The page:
By Mortz C. Ortigoza
DAGUPAN CITY – Smugglers of agricultural products beware!
The Bureau of Customs and the Department of Finance have released recently the Customs Administrative Order (CAO) No. 2-2017 that empowers the government to sue smugglers of agricultural products and incarcerate them without the benefit of bail based on the certain amount as provided by law.
The Anti-Agricultural Smuggling Act of 2016, where the CAO was based, cited that a penalty of life imprisonment and a fine of twice the fair value of the smuggled agricultural product and the aggregate amount of the taxes, duties and other charges avoided shall be imposed on any person who commits any of the acts enumerated under Section 3 of the Act.
Section 3 cited the crime of large-scale agricultural smuggling as economic sabotage, involving sugar, corn, pork, poultry, garlic, onion, carrots, fish, and cruciferous vegetables, in its raw state, or which have undergone the simple processes of preparation or preservation for the market, with a minimum amount of one million pesos, or rice, with a minimum amount of ten million pesos, as valued by the Bureau of Custom.
The CAO will take effect within 15 days from publication at the Official Gazzette or a newspaper of national circulation.
The CAO was signed by Custom Commissioner Nicanor Faeldon and Finance Secretary Carlos G. Dominguez III.
Lately, Samahang Industriya ng Agrikultura’s Chairman Rosendo So lamented the inaction of the government in sueing those sugar smugglers arrested last year in Barangay Taluksangay, Zamboanga City and those rice smugglers whose cargoes were seized at the South Harbor in the Port of Manila last August 20, 2016.
Bantay Dagat’s operatives apprehended the crew of M/B Sitti Aini, loaded with those 584 bags of refined sugar. The crew of two other boats was nabbed by the operatives in the same place.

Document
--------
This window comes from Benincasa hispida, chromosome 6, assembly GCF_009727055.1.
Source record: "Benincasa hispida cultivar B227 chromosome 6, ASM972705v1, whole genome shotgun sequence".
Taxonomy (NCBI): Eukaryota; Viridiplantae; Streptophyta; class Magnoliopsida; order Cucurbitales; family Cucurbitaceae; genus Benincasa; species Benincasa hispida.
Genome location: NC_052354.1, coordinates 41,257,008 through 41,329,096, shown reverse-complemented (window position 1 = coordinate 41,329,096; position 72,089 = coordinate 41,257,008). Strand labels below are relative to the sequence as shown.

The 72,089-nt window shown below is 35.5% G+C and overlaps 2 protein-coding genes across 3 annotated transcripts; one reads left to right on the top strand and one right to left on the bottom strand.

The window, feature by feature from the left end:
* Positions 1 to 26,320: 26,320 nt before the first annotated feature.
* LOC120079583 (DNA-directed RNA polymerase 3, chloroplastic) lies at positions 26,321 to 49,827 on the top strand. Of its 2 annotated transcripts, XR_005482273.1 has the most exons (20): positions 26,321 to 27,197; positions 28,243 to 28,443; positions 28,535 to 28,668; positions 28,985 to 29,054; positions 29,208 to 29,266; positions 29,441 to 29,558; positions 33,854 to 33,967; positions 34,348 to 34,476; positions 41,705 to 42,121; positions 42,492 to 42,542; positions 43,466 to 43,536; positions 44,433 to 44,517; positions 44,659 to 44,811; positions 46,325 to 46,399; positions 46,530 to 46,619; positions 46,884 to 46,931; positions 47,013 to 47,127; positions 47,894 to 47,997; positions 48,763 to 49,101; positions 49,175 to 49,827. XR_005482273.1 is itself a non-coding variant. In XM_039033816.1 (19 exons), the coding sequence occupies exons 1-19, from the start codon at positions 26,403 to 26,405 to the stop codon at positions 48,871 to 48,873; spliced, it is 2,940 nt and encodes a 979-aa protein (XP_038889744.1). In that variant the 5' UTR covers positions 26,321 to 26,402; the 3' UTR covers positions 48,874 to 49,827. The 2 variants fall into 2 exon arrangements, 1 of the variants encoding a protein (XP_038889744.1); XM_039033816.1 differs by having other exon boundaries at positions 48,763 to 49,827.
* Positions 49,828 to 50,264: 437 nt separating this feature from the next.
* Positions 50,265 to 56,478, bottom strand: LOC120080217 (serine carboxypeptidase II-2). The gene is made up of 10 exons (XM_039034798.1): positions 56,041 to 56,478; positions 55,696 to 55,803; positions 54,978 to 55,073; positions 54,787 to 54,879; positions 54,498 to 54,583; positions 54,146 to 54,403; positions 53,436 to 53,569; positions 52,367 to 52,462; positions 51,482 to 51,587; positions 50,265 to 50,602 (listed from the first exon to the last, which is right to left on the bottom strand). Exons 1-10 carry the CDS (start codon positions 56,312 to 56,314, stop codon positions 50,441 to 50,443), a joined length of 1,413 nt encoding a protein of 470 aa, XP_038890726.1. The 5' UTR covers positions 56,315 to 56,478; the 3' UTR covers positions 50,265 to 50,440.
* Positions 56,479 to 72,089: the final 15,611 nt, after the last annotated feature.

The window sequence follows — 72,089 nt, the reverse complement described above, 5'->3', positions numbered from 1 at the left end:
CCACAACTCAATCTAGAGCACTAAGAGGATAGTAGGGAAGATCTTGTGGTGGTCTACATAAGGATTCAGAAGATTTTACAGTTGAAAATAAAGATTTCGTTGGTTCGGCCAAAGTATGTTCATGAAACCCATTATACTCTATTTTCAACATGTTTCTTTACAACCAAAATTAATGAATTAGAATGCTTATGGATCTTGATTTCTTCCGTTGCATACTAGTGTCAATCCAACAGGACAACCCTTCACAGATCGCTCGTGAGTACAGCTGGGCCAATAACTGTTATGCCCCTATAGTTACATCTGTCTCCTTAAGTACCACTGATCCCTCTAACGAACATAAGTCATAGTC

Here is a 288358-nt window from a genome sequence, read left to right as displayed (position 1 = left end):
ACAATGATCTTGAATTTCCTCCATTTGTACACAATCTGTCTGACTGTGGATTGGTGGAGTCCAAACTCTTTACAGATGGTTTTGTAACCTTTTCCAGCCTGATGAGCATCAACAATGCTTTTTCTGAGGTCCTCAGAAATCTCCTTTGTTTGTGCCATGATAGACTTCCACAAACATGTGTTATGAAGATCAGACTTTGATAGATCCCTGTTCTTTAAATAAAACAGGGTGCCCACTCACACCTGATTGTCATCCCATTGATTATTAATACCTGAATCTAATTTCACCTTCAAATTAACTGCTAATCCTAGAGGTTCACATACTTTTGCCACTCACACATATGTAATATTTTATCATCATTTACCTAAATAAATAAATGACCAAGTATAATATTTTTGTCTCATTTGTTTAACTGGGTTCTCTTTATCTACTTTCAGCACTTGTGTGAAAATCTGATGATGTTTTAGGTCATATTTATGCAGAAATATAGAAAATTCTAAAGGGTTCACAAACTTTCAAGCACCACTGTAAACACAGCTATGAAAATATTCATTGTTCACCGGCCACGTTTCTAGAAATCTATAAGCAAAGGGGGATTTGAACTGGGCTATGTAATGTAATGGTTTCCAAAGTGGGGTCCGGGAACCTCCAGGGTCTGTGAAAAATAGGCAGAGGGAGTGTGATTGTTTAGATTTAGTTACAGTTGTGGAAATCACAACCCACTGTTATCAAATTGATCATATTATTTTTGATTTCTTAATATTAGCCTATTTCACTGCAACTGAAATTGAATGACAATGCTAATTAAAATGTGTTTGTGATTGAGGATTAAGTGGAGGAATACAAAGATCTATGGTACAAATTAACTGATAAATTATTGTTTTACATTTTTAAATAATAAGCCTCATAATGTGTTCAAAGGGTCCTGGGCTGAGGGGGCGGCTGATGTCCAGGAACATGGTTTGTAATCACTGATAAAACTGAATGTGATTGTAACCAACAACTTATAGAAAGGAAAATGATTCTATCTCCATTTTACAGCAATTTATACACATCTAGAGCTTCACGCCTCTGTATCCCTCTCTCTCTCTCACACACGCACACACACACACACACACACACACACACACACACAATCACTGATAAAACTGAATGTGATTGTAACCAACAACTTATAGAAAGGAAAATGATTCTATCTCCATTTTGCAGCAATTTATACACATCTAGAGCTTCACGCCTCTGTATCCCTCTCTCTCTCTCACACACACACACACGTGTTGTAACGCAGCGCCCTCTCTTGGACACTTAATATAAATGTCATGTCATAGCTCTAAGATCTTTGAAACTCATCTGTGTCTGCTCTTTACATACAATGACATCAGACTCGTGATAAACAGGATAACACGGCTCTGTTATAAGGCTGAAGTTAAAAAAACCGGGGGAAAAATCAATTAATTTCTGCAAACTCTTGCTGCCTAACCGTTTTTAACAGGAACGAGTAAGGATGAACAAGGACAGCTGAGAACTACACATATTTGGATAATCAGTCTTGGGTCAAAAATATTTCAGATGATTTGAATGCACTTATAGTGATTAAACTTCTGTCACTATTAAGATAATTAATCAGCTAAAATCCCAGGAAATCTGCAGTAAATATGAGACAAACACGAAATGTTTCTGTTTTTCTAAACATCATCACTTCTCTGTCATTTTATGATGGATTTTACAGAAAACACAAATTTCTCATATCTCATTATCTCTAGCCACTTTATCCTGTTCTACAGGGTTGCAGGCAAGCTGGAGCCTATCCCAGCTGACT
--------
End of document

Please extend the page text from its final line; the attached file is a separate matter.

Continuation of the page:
The twelve container vans carrying those imported rice from China arrived at the South Harbor in the Port of Manila last August 20, 2016.
The consignor declared them to be filled with leatherette but was found by Bureau of Customs officials to contain smuggled rice worth P20 million.
They were consigned to RPR International Trading in Sta. Cruz, Manila.
The other shipments of smuggled rice were discovered in November 7 and 13, 2016. The 26 shipping containers worth P40 million were seized at the Manila International Container Port.
Excerpts of the other higher and lower penalties of Republic Act No. 10845 (Anti-Agricultural Smuggling Act of 2016) as implemented on the CAO:
“Imprisonment of not less than 17 years, and a fine of twice the Fair Value of the smuggled agricultural product and the aggregate amount of the taxes, duties, and other charges avoided shall be imposed on the offices of dummy corporations, non-government organizations, associations, corporations, or single proprietorship who knowingly sell, lend, lease, assign, consent, or allow the unauthorized use of their Import Permits for purposes of smuggling; The penalty of imprisonment of not less than 12 years but not more than 14 years and a fine equal to the Fair Value of the smuggled agricultural product subject to economic sabotage and the aggregate amount of the taxes, duties, and other charges avoided shall be imposed on the following: The registered owner and its lessee or charterer, in case of lease of a chartered boat, motored commercial vessel of three gross tonnage or less, who knowingly transports the agricultural product subject to economic sabotage regardless of quantity; or the registered owner and its lessee in case of lease of less than six wheeler trucks, vans, and other means of transportation, who knowingly transports the agricultural product subject to economic sabotage, regardless of quantity."